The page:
Amy M. Hawes | Running With The Champ, An Interview with Tim Shanahan
51545
post-template-default,single,single-post,postid-51545,single-format-standard,edgt-core-1.1.2,ajax_fade,page_not_loaded,,amy m. hawes-ver-1.6, vertical_menu_transparency vertical_menu_transparency_on, vertical_menu_with_scroll,smooth_scroll,wpb-js-composer js-comp-ver-4.5.3,vc_responsive
Photo by Hana Yasmeen Ali

Running With The Champ, An Interview with Tim Shanahan

It takes a special kind of dignity to stand in front of the world and allow them to see the humanity behind your mythic invincibility. This was the thought resounding in my mind as I watched Muhammad Ali hold the Olympic torch with trembling hands during the 1996 Summer Olympics in Atlanta. I’m sure it was a sentiment shared by many, his frailty and strength piercingly vivid. Revealing a beloved, yet imperfect man.

 

In Running With the Champ Tim Shanahan, lifelong friend of Muhammad Ali, amplifies this vision of him in a metaphoric sense. Adding in many personal stories and private photographs, which serve to make the portrait of Ali more compelling and honest. This is a story that speaks from and to the heart.

 

When they meet for the first time in 1976, Shanahan, a medical device salesman who would like Ali to come speak at an event for children, is clearly overawed and their interactions start off on noticeably uneven footing. Mr. Shanahan, at first, seems to be willing to do anything to be in Mr. Ali’s life. Yet, as the relationship deepens it becomes obvious what a special friendship they share.

 

Running With the Champ made me laugh, cry, and wonder. It also sparked great late night conversations with my husband, accompanied by watching lots of Ali footage on YouTube! It’s with tremendous enthusiasm that I share BCB’s interview with Tim Shanahan.

 

Amy M. Hawes: Tim, thank you for visiting with Book Club Babble to talk about your recently released book, Running With the Champ, which covers your decades-long friendship with Muhammad Ali. I can only imagine publishers would have been interested in your unique perspective on Ali long before you actually wrote the book. What was the pivotal factor in your decision to put pen to paper, or more accurately, fingertips to keyboard?

 

Tim Shanahan: I helped Hana Ali, Ali’s daughter with his third wife Veronica, with her book. She said that I should write my own book since I have such great stories about her dad. I asked two friends, George Foreman and Dick Enberg, and they both said that the world needed to hear about the depth of the Greatest’s character through the eyes of a good friend. That’s what made me decide to write the book.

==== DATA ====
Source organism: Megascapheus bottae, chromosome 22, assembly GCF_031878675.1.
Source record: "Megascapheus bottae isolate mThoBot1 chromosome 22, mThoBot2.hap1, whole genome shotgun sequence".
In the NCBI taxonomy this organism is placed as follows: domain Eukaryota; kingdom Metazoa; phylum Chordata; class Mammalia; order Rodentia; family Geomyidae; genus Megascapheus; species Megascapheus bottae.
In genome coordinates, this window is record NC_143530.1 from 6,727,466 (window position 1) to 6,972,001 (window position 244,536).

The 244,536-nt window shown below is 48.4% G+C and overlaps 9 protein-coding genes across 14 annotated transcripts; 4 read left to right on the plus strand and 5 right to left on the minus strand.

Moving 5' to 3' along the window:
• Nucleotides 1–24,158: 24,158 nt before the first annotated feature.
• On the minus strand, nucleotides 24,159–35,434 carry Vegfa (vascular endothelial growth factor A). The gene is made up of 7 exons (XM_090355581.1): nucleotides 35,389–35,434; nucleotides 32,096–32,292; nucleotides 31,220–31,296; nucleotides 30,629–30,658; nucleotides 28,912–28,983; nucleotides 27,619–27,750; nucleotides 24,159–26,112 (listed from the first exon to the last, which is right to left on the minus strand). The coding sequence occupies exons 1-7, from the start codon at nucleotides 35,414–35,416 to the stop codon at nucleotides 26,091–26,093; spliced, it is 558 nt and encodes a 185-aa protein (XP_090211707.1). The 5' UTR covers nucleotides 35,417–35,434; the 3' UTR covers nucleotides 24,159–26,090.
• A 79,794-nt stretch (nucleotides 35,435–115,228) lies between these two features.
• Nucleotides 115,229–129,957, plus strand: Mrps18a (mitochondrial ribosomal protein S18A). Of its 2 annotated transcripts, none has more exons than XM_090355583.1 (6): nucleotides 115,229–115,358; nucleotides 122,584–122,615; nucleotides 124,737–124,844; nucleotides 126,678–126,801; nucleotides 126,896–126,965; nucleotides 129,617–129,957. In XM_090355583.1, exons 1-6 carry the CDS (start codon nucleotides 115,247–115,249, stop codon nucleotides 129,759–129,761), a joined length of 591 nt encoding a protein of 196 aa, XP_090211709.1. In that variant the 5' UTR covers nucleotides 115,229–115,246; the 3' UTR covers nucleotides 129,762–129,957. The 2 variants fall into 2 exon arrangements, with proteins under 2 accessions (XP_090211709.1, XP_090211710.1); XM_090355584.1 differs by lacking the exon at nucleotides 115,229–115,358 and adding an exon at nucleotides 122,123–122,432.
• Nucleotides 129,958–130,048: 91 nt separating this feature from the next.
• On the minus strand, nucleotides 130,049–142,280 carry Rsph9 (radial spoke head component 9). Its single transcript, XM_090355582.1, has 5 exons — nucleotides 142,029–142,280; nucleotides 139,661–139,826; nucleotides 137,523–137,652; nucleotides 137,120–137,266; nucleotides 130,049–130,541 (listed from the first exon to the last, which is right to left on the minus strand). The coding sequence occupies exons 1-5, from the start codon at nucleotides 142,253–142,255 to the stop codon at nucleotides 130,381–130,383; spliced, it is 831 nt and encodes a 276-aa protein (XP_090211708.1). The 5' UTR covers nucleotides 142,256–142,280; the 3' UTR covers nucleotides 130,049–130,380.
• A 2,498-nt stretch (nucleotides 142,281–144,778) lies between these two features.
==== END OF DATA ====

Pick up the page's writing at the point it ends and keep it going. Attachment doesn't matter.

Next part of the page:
AH: In the opening chapters of Running With the Champ, you seem nervous to say or do anything that might cause Ali to decide not to spend time with you. The relationship, at first, seems lopsided. Can you remember when it started to feel different? When you felt like you were truly friends?

 

TS: When he asked Helga and I to come to his house to watch the final episode of Roots. He had asked Helga if she would cook another dinner for everyone. Then he made a fire and brought the kitchen TV into the living room and placed it in front of the fireplace. And, we watched Roots just like millions of other families around the country were doing. WOW! That is the day that I knew we were close friends, not just Ali and I, but, Helga, Veronica, Ali and me. I also often said that without the four of us, I doubt if there would have been the two of us–Ali and myself.

 

AH: There are many times you had to walk the line between being a supportive friend and not wanting Muhammad to get taken advantage of by those who were less kind-hearted than you are. And, it seems, on those occasions where you did voice some concern over his decisions he had a tendency to lash out at you. How difficult was it to maintain the balance between loving concern and respecting his decisions?

 

TS: I felt that our friendship wasn’t on firm ground when once I told Ali, “I know you and you would never want to do that.” He responded, “You think that you know me, but you don’t know me. Nobody knows me. You don’t know what I will do or say. I don’t even always know that. Do you think that you are God and know what I will say? You ain’t God.” Then the next day, despite my concern, it was as if nothing ever happened between us.

 

AH: I loved how you didn’t hide Ali’s desire to show-off–whether flaunting his relationships with famous people like Diana Ross, or making sure you noticed the elevator in his house. Then when you describe his acts of incredible generosity–sending money to any relative who asked for it, or paying full price for cars and real estate because, “they’ve got to make a living, too,” his actions seem more real because you’ve shown us that he is complex. That he is human. Because Ali was (and is) such a close friend, how were you able to mitigate your love for him with your desire to tell an honest story?

 

TS: When I tell my story about Muhammad Ali it is all about love and honesty. He loves all people and he is searching for the wisdom to use his fame in the best way possible to help all people in the world who need his help. Ali has no problem with the truth because he is the most truthful person. He loves people and he wants to help all the people in the world.